Cafe Society to discuss democracy in America
The Cafe Society’s next session on Aug. 16 will focus on the challenges inherent in politically managing our highly complex, geographically, economically and socially diverse, and populous nation with reasonable fidelity in reflecting the views and ultimately gaining the consent of those governed. Rather than simply an idealistic political theory and succinct set of procedures for managing the life of a nation, American democracy is essentially a uniquely dynamic process built upon the general principles provided by our Constitution and Bill of Rights. And, of course it is always subject to interpretation based upon information provided through our news media by an increasingly diverse array of sources both within the government and the private sectors.
The current national elections are putting this process to the test and we may find the outcome very disruptive and untenable.
These informal weekly Cafe Society discussions, part of the Shepherd University Life Long Learning Program, are held from 8:30 to 10 a.m. every Tuesday morning in the Rumsey Room of the SU Student Center. There are no fees or registration requirements.
Mike Austin, one of the Cafe Society facilitators commented, “In the past one of the hallmarks of the American democratic process has been that it has effected changes in government leadership smoothly and without unnecessary turmoil and loss of continuity in essential aspects of national affairs both at home and abroad.
“Stewardship of our political process has been managed by an ad hoc system of political parties that vie with one to assert control and pursue policies that reflect their interpretation of what is best for the nation. Having fought the good fight the opposing party, in a generally sportsmanlike manner, usually accepts the outcome and steps back into the role of a loyal opposition, licking its wounds and preparing for the next round. In the current election a “non-party” candidate has prevailed in the complicated disparate electoral procedures governed by the states and is being superimposed on the Republican Party structure.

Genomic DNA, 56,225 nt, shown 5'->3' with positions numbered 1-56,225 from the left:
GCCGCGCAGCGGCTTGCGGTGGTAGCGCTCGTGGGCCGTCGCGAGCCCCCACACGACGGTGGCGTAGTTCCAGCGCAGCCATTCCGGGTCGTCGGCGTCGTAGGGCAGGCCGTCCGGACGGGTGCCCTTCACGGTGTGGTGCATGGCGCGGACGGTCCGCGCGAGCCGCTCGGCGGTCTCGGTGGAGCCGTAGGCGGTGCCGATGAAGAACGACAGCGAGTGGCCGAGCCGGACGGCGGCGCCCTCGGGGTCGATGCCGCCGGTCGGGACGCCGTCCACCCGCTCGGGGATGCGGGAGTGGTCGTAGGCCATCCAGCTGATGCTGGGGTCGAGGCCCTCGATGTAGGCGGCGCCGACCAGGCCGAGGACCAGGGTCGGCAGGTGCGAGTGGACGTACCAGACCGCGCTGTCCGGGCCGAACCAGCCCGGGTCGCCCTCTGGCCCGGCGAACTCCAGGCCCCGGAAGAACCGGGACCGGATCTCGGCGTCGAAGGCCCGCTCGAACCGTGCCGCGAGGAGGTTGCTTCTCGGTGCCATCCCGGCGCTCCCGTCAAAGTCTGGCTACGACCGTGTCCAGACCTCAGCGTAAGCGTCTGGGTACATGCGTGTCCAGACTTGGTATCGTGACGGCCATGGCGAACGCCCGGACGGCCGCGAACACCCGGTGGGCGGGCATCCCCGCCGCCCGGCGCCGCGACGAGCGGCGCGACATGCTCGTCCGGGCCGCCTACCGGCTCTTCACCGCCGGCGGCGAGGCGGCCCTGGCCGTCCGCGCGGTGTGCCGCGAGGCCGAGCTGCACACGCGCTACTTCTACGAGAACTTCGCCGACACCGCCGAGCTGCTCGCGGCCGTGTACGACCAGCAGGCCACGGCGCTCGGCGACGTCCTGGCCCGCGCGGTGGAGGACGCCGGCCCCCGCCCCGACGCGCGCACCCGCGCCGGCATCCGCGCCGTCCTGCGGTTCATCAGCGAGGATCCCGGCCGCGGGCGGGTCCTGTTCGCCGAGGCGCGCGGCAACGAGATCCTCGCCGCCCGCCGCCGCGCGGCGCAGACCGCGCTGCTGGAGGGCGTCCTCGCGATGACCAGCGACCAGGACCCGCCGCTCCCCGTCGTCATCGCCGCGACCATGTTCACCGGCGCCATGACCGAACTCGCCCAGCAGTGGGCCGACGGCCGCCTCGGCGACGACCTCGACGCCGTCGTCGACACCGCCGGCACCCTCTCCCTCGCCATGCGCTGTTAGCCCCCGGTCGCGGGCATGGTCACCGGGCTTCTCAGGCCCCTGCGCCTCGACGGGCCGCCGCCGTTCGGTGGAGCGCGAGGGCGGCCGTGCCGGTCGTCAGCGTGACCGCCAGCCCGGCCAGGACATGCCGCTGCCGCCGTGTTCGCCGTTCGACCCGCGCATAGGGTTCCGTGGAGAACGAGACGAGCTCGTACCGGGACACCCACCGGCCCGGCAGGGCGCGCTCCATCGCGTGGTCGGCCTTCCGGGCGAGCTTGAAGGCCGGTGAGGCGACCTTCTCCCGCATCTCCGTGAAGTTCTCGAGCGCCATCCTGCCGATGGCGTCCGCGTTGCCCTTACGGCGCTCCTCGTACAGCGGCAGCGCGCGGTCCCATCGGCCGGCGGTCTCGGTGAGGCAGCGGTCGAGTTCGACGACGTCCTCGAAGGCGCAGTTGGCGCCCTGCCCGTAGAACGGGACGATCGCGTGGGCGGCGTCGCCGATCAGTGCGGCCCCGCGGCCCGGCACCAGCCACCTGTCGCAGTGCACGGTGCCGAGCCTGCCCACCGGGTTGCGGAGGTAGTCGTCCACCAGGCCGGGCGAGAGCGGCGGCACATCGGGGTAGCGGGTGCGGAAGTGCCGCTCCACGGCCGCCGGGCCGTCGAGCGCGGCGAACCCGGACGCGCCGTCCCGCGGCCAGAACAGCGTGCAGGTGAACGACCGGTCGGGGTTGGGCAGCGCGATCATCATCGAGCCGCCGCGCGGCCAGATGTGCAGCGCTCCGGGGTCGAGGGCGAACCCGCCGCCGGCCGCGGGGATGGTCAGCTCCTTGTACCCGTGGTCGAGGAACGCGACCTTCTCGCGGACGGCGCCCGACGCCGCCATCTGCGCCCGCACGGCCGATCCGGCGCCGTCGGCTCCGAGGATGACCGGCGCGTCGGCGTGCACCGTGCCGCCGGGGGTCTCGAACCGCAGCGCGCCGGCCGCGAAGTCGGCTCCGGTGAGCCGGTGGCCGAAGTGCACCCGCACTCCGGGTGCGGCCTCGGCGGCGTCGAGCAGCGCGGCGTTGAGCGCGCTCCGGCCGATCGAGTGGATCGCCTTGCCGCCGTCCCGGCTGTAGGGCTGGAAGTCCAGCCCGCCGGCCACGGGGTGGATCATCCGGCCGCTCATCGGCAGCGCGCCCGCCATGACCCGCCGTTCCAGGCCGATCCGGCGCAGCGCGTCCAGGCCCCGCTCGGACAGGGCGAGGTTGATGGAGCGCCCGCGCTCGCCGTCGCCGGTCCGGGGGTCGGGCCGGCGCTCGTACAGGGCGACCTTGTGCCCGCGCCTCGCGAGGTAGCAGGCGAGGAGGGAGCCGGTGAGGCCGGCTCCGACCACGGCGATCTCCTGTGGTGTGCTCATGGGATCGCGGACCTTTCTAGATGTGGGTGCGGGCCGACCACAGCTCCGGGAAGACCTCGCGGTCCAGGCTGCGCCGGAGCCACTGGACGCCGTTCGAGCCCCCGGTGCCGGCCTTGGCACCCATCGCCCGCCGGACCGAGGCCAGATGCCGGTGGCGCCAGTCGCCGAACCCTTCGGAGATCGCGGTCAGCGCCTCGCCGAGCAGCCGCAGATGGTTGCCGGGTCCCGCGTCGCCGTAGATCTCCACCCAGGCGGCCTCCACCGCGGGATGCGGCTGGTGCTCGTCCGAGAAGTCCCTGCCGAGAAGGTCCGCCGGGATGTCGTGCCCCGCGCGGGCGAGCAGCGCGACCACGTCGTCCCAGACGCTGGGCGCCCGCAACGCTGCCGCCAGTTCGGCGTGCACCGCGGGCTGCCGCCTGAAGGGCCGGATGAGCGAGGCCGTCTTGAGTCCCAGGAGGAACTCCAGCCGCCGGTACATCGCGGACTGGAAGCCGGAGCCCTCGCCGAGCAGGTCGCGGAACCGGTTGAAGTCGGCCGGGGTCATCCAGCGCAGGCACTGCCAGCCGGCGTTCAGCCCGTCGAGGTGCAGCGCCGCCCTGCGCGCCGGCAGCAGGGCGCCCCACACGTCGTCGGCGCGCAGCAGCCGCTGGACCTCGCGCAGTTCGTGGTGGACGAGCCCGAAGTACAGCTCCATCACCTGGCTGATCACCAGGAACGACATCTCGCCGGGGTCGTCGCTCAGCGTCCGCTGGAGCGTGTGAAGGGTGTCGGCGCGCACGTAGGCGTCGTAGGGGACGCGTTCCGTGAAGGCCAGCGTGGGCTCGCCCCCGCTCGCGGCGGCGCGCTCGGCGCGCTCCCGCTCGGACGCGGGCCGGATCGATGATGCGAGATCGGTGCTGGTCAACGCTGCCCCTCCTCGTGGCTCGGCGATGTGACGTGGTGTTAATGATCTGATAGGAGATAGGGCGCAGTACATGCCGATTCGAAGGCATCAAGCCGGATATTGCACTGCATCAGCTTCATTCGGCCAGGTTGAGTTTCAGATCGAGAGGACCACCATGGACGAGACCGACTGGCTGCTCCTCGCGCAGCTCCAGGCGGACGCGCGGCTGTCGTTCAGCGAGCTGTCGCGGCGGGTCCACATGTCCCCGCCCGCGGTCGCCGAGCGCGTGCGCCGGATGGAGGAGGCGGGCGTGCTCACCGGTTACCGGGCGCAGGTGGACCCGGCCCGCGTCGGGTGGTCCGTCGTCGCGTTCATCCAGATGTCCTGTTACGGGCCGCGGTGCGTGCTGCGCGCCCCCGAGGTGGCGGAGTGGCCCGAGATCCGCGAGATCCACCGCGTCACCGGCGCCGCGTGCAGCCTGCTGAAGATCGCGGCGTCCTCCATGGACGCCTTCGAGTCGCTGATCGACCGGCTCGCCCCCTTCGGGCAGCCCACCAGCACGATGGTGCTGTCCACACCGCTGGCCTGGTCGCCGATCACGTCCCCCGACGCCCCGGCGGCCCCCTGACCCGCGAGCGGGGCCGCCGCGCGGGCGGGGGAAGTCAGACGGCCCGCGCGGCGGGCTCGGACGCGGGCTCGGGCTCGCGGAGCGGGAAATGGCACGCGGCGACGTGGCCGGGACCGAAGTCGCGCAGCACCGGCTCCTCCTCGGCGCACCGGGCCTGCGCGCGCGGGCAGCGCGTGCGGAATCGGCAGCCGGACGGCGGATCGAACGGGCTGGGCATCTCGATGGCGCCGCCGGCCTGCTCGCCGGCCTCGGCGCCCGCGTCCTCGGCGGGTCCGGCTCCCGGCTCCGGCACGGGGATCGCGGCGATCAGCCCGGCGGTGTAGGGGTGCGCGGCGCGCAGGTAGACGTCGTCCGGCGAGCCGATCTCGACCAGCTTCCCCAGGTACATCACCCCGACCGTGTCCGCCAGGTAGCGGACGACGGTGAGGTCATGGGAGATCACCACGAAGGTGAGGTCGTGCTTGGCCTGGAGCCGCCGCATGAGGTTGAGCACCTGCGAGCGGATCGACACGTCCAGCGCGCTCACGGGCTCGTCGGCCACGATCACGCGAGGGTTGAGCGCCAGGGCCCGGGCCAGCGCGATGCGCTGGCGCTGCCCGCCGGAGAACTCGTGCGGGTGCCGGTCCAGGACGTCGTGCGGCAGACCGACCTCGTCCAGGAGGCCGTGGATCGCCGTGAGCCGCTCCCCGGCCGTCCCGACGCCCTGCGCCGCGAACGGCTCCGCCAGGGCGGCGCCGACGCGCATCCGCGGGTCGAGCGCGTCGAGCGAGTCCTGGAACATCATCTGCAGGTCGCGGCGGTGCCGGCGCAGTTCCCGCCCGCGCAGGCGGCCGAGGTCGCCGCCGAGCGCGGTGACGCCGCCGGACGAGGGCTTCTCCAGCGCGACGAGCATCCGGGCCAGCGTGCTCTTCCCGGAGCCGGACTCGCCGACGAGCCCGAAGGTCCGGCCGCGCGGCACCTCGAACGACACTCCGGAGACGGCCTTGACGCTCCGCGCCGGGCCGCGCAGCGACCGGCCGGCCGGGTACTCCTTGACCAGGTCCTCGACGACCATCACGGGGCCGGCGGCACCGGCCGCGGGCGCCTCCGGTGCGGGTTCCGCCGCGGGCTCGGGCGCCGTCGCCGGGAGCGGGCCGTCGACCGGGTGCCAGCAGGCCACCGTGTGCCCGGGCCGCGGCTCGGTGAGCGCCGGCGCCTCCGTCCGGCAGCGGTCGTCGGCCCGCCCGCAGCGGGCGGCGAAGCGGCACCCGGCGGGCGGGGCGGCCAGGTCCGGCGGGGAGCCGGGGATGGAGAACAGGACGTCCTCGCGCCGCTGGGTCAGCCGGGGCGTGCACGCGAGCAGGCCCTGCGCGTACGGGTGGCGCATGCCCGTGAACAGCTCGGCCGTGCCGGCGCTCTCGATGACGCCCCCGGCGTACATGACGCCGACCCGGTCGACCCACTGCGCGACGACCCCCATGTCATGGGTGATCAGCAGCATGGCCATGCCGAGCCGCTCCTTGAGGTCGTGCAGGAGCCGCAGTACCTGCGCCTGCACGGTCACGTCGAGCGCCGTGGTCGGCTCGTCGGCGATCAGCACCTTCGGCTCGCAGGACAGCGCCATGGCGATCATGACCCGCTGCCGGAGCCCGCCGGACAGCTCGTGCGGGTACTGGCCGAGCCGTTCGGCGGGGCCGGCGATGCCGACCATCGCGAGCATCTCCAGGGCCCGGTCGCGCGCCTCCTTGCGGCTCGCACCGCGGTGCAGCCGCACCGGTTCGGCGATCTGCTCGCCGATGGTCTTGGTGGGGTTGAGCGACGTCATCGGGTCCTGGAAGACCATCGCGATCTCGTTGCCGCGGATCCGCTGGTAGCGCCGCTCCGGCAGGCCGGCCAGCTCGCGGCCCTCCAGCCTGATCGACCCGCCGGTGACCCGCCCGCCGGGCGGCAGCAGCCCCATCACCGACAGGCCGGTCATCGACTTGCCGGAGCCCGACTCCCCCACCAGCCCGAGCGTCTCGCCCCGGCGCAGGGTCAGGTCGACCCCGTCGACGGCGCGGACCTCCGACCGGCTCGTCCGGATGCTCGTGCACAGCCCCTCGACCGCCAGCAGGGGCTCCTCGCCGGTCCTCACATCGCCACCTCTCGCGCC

“Like many of these ‘open heart’ surgeries, the transplant may yet be rejected by the reluctant host. That in turn makes prevailing in November much more difficult. Already the candidate is crying foul and threatening not to accept the ultimate outcome. Fortunately our founding fathers put into place an indelible system of checks and balances that will provide some damage control, but the net effect promises to be utter chaos and the prospect that election acrimony will continue and intensify.”
Austin went on to say,”It is particularly difficult for an aspiring candidate to acquire national stature and effectively enter the lists for these deadly political tournaments. The price of entry is often prohibitive and the first casualty is all too often the personal integrity of the candidate — as they trade promises of access and influence for various forms of political support, particularly campaign funds. It is also essential that they wrap themselves in issues to reflect the causes that they champion, the more acrimonious and extreme the better it seems based on the current election.
“Under the best of circumstances our complex electoral college process in which it is possible for a candidate to win a majority of popular votes, but still lose the election is discrediting. It makes it hard for the winner to assert that he or she actually has a public mandate to pursue objectives identified in the campaign rhetoric.
“When you add to that open controversy over disenfranchised elements of our society, particularly the millions of illegal immigrants and disagreements on exercise of voting rights the democratic process as we have known it in the past may no longer be credible.